After all, anyone can talk shit about money. It seems most people do. How they want to make more, how they try to save, and why they should definitely, totally, really really should have some. I PROVED when the chips are down, you can count on me. How rare is that? What repercussions would it create?

These are just off the top of my head:

  1. My friend will always remember that I paid him back on time, so he’ll see me as a safe investment in the future. This has a number of benefits because I predict my friend (who is already a successful, connected businessman) will continue to grow and prosper. Plus, any loan I ask for in the future will have a higher likelihood of being granted, and I’ll be able to ask for much better terms.
  2. I’ve trained my “money muscle” to be much stronger when it comes to savings, asset allocation, awareness, and discernment. Simply by going through the struggle of repaying a business loan, I’ve developed an unconscious proficiency related to wealth, that people who read and ponder about abundance can only dream and hope for.
  3. I have a success story I can refer to, when negotiating with others.
  4. I have a success story I can refer to, when instilling confidence within myself.
  5. I have a neat story to write about, that could inspire others to financial stability and abundance, possibly when nothing else could strike a chord within them in just the right way.

Not a bad return on investment, just from doing the right thing.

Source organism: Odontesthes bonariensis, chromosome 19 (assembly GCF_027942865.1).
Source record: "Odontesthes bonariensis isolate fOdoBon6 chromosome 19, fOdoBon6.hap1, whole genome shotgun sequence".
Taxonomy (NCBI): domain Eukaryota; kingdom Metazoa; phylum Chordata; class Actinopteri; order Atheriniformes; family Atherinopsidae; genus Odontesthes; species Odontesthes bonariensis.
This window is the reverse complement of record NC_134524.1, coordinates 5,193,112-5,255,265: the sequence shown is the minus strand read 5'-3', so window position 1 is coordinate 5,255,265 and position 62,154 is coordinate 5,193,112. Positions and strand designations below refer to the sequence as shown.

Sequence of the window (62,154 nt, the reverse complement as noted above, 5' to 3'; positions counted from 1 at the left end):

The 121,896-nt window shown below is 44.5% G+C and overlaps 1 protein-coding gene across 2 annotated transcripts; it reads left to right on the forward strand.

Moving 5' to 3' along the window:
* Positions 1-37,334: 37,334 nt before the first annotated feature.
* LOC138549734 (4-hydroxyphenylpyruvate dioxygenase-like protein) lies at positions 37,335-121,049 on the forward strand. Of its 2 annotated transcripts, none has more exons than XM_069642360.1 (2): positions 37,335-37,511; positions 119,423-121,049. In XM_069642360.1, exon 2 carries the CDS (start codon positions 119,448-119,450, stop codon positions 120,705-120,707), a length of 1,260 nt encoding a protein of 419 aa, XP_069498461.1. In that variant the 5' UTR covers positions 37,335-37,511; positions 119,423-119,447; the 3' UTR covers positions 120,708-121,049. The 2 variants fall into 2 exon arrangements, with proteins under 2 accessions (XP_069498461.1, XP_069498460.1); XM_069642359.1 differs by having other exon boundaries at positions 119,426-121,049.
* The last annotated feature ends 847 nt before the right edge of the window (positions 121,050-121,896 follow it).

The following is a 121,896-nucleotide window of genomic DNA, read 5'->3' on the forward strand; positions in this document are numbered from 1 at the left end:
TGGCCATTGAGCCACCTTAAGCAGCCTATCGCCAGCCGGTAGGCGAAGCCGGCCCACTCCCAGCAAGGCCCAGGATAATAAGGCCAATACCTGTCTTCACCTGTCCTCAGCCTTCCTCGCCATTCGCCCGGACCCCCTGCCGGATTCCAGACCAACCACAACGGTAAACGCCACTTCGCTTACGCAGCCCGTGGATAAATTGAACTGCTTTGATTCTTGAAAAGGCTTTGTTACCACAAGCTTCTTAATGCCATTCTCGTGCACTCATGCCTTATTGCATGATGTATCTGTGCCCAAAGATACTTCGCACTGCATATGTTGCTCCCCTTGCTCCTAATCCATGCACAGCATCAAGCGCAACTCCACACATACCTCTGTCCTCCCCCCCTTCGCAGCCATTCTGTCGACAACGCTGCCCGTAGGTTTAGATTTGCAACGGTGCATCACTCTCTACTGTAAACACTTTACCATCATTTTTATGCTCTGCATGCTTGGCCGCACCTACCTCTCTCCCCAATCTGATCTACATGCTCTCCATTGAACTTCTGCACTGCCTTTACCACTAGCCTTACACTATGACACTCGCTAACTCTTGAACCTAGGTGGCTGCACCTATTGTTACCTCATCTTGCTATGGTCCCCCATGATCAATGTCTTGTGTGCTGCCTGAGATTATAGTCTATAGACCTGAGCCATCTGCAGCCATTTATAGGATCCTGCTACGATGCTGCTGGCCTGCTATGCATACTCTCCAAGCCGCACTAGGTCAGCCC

If more people understood and practiced this, there’d be many more rich people out there

 

Note: I’m compelled to answer the question permeating the energetic airwaves: What would I have done if I truly couldn’t pay back the loan on time? Like if the new gig had fallen through and I was unemployed for 30, 60, 90 days or more?

Again, off the top of my head, I would first determine that I truly couldn’t pay him on time. Then I would immediately contact my friend to explain the situation. Filing for Chapter 7 bankruptcy would not be an option as I’d done so only a couple years prior. Filing a Chapter 13… eh, maybe, but I’d rather negotiate in private.

I’d ask to change the terms. Longer payout in exchange for more interest. And even if my friend turned into a cold-blooded animal, the profit derived from him squeezing me wouldn’t be worth the financial expense and mental effort. So I’m sure he and I could have reached a fair agreement.

Another note: If I had used the above process with all my creditors back in the day, including the IRS, I might have been able to avoid my bankruptcy and even ended up in a much better financial position – let alone the better credit history. Live and learn. Or, perhaps in the case of some folks reading this, read and learn so you don’t have to live and learn.

Weirdest Job Interview I’ve Had – Origin Story Part 26

Published May 19, 2017 in Origin Story - 0 Comments

“I’m only going to show you this once,” said Ted.

Salvador and I stood at attention amid the warehouse’s chaos. Around us, workers unloaded trucks… dragged rows of clothes along rails… and giant bags zipped overhead. I barely took any of the action in, as I focused on the task ahead.